Finally, the details about society show that Jane recognizes the standards of her victorian society and needs to abide by them. After Jane had thought awhile, she no longer “felt justified in judging” Mr. Rochester and Blanche for “acting in conformity to ideas and principles instilled into them.” Though Jane wishes to be loved by Mr. Rochester, she comes to the realization that rich men do not marry lower-class women in her
She falls in love with the man that she gets to know on the inside, not by what is on the outside. She falls in love with the man who speaks French to her and tries to spoil her any chance that he gets. Rochester said to Jane “My bride is here," he said, again drawing me to him, "because my equal is here, and my likeness. Jane, will you marry me?” (Bronte, 87).
2 pg 68). This is important because at this moment in time, Mr. Rochester was at the church and about to marry Jane when it is revealed that he is, by law, still married to Bertha Mason. This revelation significantly alters the plot because, had he not been married to her or had no one ever found out that he was, he and Jane would have gotten married and Jane would have stayed at Thornfield. But, instead, he initially tried to deny that he was married and still used his wife’s insanity as a reason to consider himself not married anymore. Because Mr. Rochester was married (and also probably because he lied about it), Jane changed her mind about marrying him and decided to leave Thornfield for good, despite the fact that it was painful for her to leave.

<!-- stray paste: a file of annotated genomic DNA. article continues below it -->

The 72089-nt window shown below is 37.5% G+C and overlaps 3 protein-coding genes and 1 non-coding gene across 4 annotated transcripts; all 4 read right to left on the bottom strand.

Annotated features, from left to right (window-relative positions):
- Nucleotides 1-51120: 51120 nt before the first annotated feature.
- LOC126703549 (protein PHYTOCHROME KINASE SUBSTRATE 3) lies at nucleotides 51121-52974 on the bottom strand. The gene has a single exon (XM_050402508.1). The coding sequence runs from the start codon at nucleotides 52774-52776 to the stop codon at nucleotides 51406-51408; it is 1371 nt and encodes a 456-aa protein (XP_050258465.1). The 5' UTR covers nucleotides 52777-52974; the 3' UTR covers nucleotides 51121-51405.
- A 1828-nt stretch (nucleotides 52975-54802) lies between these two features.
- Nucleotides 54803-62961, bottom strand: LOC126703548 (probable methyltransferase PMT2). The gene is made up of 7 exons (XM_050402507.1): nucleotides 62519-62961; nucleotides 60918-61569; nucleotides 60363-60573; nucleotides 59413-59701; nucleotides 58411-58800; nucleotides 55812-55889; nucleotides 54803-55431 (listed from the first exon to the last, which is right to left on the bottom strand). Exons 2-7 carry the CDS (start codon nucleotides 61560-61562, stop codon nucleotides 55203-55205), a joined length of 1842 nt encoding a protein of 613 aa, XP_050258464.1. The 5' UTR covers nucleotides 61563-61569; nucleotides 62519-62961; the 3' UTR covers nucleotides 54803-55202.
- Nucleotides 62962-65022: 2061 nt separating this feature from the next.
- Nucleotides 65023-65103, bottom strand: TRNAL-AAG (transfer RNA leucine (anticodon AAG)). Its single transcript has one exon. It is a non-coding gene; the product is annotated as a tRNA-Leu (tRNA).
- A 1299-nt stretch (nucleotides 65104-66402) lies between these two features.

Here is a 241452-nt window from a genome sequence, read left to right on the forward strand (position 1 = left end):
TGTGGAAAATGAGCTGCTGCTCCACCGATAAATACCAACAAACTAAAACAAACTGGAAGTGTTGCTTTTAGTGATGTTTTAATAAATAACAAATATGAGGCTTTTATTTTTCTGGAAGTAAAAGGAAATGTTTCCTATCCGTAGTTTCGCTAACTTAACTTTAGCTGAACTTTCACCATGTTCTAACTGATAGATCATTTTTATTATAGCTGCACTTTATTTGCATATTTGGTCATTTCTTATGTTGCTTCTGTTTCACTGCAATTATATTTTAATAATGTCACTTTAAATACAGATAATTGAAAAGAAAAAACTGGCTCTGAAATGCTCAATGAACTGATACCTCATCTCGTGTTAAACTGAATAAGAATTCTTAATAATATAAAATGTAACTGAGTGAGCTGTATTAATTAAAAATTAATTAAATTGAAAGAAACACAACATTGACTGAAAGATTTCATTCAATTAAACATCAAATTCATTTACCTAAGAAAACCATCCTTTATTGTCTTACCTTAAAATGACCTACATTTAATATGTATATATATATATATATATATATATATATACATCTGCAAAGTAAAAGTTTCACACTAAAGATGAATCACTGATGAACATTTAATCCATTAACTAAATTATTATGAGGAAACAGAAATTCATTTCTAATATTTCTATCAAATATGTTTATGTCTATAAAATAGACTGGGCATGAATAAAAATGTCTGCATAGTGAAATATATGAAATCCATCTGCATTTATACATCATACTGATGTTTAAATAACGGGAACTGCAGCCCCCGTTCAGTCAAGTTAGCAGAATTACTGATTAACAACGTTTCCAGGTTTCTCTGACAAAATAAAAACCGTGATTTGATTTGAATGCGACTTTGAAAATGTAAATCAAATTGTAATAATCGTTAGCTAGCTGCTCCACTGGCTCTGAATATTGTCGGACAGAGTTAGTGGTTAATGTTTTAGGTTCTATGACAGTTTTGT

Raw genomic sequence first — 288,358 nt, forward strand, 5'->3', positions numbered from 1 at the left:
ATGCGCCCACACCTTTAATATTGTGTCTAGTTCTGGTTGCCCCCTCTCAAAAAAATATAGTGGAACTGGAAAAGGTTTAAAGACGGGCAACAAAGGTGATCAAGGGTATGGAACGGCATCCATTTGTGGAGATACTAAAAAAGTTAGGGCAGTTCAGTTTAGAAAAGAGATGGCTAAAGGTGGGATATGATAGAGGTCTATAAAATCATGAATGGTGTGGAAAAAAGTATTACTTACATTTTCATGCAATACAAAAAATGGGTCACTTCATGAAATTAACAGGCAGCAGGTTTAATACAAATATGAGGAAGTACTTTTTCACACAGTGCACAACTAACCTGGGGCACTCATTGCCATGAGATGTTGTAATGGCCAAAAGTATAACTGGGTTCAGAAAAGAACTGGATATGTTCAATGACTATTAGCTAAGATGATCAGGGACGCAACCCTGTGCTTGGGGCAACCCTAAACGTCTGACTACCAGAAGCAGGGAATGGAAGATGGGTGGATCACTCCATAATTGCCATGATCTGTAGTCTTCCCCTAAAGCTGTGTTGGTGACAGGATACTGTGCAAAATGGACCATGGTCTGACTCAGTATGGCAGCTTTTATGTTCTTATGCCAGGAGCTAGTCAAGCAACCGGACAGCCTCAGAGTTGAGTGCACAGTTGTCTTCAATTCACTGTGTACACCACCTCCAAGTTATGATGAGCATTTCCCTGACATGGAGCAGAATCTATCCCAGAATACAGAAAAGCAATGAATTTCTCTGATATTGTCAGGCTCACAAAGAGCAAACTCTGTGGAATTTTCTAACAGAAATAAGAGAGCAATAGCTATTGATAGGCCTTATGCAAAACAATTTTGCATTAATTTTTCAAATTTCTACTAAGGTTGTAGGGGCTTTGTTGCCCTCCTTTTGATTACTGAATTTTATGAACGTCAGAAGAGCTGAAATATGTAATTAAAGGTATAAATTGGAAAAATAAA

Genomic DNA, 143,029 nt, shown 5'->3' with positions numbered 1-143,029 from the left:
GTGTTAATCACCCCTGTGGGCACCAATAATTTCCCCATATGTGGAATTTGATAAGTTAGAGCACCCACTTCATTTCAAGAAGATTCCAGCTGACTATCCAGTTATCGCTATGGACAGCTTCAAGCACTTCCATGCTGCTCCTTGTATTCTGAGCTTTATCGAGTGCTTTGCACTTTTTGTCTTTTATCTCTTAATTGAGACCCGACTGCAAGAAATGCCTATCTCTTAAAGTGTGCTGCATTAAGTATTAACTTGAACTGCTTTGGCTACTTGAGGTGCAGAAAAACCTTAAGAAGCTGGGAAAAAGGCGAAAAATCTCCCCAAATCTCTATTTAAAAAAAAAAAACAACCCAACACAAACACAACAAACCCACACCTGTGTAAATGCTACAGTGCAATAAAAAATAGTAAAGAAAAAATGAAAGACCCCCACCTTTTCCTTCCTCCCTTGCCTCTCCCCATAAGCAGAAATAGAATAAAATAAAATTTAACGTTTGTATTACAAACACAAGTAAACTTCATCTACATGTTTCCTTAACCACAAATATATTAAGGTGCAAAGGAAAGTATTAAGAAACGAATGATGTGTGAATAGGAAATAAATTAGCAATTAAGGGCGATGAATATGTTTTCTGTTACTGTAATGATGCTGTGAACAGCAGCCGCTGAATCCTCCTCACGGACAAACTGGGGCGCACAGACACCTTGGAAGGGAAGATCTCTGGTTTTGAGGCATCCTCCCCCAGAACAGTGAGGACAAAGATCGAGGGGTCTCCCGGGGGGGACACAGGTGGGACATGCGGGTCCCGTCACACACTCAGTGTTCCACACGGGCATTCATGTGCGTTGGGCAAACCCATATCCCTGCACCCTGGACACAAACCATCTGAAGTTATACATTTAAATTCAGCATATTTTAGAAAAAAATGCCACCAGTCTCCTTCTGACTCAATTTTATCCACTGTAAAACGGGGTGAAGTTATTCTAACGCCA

Rochester to act in questionable ways towards his relationship with Jane, and affects Jane’s life and her relationship with Mr. Rochester. Prior to meeting Jane, Mr. Rochester got tricked into marrying an insane woman, and the effects of that relationship on Mr. Rochester causes issues involving trust and secrecy surrounding his and Jane’s relationship. At Jane and Edward’s wedding, Mr. Mason interrupts the wedding and accuses Mr. Rochester of already having a currently living wife, and although at first he tries to deny it, he then admits that he has “been married: and the woman to whom I was married lives!... I daresay you have many a time inclined your ear to gossip about the mysterious lunatic kept there under watch and ward.” (Brontë 296).